Key Flooring Terms You Need to Know
Bone up on essential flooring terms for every type of application
Bevelled: A finish (in the shape of a V) on the edge of hard flooring planks or tiles.
Ceramic: A tile material made from clay and permanently hardened by heat.
Coir: A natural fibre made from the husks of coconut, used to create rugs, mats and more.
Cut and loop: A carpet style made of loops and cut fibres of varying heights that together create a textured appearance.
Engineered: A construction method that combines multiple layers of material to form a hard floor, such as these Plantino Engineered Oak boards in ‘Naturale’ by Choices Flooring. This style of construction creates a stable floor that is easy to install, especially when compared to hardwood.
Foot traffic: A term used to describe the amount and rate at which people (and pets) travel in a specific area.
Glaze: A tile coating comprised of silica, fired at high temperatures to create a glassy surface.
The basics of engineered wood floors
Hardwood: Timber flooring made solely out of hard species of wood.
Herringbone: A traditional European floor pattern that can be installed in a number ways, with or without a border. This modern dining space features the most popular pattern, commonly referred to as chevron or French herringbone.
High-low loop: Also referred to as multi-level loop, this carpet style is made of loops at varying heights that form a textured style.
Jute: A natural fibre from the stalks of plants in the Corchorus genus.
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Laminate: A synthetic, engineered hard flooring with timber-look design. This laminate floor demonstrates how easy it is to mistake laminate for timber.
Level loop: A carpet style made of loops at the same height that form a textured appearance.
Level-cut loop: A carpet style made of loops and cut fibres at the same height to form a textured appearance.
Lineal metre: A measurement at the width in which carpet is produced (generally 3.66 metres or 4 metres). In most cases carpet is sold in lineal metres, but promoted in square-metre pricing in order to make the shopping process easier.
Loop: A style of carpet created by the carpet pile forming a loop; it comes from the backing to its full height, forms a loop and then returns to the backing.
Luxury vinyl (LV): Synthetic flooring with stone or timber designs that is generally manufactured to a higher quality compared to vinyl. LV is also referred to as luxury vinyl tile (LVT) or luxury vinyl plank (LVP).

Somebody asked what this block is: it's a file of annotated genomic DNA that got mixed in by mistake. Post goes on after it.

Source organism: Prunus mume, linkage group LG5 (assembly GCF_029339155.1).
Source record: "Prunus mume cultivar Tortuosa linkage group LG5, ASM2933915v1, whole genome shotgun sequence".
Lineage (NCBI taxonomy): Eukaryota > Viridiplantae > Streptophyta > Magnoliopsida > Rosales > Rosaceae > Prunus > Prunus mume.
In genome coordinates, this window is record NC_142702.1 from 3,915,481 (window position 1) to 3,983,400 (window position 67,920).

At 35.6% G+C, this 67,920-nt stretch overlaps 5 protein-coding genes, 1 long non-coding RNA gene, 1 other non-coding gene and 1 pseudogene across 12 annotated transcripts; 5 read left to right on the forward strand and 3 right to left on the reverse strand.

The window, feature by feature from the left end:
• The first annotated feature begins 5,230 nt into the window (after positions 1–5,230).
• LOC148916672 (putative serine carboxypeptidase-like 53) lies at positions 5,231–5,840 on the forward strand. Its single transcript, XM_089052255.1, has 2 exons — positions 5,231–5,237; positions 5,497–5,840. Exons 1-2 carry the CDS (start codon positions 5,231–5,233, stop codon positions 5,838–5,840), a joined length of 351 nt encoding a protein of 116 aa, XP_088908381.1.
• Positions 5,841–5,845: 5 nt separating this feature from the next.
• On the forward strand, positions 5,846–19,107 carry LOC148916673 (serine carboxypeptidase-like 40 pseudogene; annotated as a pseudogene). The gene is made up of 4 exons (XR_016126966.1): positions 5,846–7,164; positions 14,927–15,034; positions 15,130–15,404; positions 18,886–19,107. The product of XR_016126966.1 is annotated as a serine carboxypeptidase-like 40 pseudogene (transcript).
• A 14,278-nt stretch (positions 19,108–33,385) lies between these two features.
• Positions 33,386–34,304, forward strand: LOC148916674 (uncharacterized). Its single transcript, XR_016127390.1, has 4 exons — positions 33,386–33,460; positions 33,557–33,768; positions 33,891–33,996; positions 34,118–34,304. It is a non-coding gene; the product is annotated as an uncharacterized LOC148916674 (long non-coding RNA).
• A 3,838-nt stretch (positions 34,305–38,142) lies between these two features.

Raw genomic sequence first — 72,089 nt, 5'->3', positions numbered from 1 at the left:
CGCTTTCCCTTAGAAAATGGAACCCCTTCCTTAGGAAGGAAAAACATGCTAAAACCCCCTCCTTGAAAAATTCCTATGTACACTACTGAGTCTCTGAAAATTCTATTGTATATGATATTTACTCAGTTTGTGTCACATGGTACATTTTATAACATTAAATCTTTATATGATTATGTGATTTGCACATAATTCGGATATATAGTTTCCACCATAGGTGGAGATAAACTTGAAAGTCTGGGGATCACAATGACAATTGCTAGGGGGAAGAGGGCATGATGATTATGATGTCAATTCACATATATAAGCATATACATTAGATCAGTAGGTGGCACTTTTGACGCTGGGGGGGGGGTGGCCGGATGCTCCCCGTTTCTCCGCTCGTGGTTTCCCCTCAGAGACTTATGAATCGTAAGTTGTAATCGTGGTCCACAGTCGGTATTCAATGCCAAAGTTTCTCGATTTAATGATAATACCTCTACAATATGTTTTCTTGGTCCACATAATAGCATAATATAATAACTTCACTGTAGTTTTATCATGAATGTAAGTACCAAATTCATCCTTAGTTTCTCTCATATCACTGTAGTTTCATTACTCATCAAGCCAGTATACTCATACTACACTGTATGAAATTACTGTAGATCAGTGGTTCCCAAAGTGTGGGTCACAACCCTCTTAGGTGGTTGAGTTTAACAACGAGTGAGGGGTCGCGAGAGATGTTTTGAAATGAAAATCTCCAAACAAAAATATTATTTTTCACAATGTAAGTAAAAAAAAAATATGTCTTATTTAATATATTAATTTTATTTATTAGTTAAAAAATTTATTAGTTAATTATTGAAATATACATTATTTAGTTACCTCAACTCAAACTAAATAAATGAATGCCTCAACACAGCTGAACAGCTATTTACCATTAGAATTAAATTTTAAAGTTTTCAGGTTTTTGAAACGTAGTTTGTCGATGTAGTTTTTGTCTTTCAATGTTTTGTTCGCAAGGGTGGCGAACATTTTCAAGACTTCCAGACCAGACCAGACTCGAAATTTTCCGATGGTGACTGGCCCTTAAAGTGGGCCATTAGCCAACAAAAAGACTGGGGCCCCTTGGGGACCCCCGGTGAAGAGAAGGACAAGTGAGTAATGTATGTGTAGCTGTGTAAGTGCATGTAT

Nesting (also referred to as random or nestled): Short hard-flooring board lengths that are included within packs of full-length boards.
Parquetry: A geometric pattern in which certain hard flooring planks and tiles can be laid. Reflecting the history of this beachside home, this stunning hardwood parquetry creates a sophisticated entertaining area.
PET: Short for polyethylene terephthalate, a type of polyester that most of us would commonly associate with recyclable plastic drink bottles. When it comes to flooring, PET carpet fibres are made from PET chips, a majority of which are recycled materials.
Pile reversal shading: An optical illusion caused by light reflected or absorbed from disturbed carpet pile, giving the appearance of a difference in carpet colour.
Porcelain: A tile material made from clay and permanently hardened by heat. The quality of clay, in addition to the pressing and firing process, provides a stronger and less porous material when compared to ceramic.
Pressed (also referred to as Cushion, Round or Soft): A tile finish created by the tile mould or pressing to create slight curves on all edges.
Rectified: A tile finish in which all edges have been mechanically finished in order to achieve exact dimensions and near-perfect straight edges. The grey tiles featured in this Perth home have a rectified finish to perfectly set the foundation for its contemporary design.
Rigid/hybrid: New in the market, rigid floors combine the structural stability of engineered flooring with the practicality of a laminate or luxury vinyl.
Scotia: The most common type of decorative moulding used to cover the expansion gap of hard flooring without removing the skirting board. The timber scotia used in this Sydney home seamlessly ties in with its engineered-oak flooring, to provide a clean finish for their contemporary style.
- A carpet style made of loops in straight rows that form a textured appearance.
- A natural carpet fibre extracted from the leaves of the Agave sisalana.
Square edge: A square finish on the edge of hard-flooring planks or tiles, such as the floor tiles featured in this Scandinavian-style bathroom.
Square metre: A measurement used to determine the quantity of flooring required. One square metre is a square of space in which all sides measure exactly one metre.
Underlay: A layer of cushioning used to enhance comfort, insulation and the longevity of carpet and engineered flooring.
Vinyl: Synthetic flooring most commonly available in stone or timber designs. Vinyl flooring generally comes in sheets, tiles or planks. Although it may be hard to believe, this contemporary dining space features vinyl flooring, highlighting the quality of designs now available.
Watermarking (also referred to as permanent pile reversal shading): A change in carpet pile direction that randomly appears in irregular shaped light and dark patches.
Wool blend: A fibre made from wool and synthetic materials, the most common of which is 80/20 (80 per cent wool/20 per cent synthetic). Wool blend rugs such as this gorgeous Bellwood design by Tappeti Hand Crafted Rugs and Carpets are a fantastic way to bring warmth and colour to open-plan spaces.
So now that you have a better understanding of key flooring terms, enjoy exploring the many choices available like a seasoned pro.
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